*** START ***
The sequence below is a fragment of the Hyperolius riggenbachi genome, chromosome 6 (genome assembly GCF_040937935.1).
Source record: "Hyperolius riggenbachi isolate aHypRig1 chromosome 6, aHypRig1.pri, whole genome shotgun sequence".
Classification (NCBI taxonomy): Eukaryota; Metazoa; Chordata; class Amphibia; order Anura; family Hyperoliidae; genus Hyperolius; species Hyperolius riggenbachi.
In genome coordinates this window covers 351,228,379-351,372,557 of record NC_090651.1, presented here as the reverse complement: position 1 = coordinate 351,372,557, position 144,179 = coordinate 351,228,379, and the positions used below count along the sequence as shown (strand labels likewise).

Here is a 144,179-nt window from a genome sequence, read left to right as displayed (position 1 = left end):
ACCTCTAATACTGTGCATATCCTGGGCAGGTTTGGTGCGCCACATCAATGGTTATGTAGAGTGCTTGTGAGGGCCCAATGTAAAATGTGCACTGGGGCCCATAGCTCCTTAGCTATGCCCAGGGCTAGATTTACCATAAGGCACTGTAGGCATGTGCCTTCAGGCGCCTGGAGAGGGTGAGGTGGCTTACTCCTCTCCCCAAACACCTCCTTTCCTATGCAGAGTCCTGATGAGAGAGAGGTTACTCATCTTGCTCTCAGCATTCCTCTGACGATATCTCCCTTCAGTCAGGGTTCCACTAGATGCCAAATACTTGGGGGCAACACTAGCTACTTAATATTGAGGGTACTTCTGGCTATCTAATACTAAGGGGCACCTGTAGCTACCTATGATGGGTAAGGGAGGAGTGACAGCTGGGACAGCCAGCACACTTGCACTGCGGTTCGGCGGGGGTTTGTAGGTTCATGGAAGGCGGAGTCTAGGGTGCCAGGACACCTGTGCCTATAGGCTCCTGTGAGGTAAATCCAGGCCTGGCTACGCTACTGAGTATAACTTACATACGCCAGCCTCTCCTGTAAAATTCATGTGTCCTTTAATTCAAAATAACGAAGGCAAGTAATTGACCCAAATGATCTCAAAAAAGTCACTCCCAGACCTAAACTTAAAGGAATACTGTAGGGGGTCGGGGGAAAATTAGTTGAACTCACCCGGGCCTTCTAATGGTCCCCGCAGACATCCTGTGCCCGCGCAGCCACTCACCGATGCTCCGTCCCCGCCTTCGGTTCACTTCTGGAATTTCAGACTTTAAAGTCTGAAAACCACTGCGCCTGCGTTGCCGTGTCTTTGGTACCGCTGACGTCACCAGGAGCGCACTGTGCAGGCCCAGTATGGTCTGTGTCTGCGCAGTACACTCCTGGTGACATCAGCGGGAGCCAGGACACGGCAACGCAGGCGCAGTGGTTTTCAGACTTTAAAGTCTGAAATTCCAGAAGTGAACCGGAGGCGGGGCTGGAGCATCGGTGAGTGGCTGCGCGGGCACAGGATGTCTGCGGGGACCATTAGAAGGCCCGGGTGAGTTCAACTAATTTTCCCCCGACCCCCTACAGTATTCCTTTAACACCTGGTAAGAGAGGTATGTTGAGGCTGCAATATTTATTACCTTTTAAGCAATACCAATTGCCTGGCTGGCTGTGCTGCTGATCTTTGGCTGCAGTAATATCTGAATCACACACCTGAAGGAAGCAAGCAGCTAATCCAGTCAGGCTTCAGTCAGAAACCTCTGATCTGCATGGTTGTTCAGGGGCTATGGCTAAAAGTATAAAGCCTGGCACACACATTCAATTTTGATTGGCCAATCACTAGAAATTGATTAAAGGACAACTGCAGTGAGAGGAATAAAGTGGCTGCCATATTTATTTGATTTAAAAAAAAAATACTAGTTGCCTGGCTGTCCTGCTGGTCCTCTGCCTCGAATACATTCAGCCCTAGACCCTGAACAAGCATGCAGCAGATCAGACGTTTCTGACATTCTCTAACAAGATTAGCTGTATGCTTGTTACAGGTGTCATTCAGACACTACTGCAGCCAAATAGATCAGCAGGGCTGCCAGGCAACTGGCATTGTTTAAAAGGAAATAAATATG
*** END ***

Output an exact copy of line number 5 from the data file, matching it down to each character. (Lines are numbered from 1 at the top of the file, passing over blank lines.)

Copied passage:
Here is a 144,179-nt window from a genome sequence, read left to right as displayed (position 1 = left end):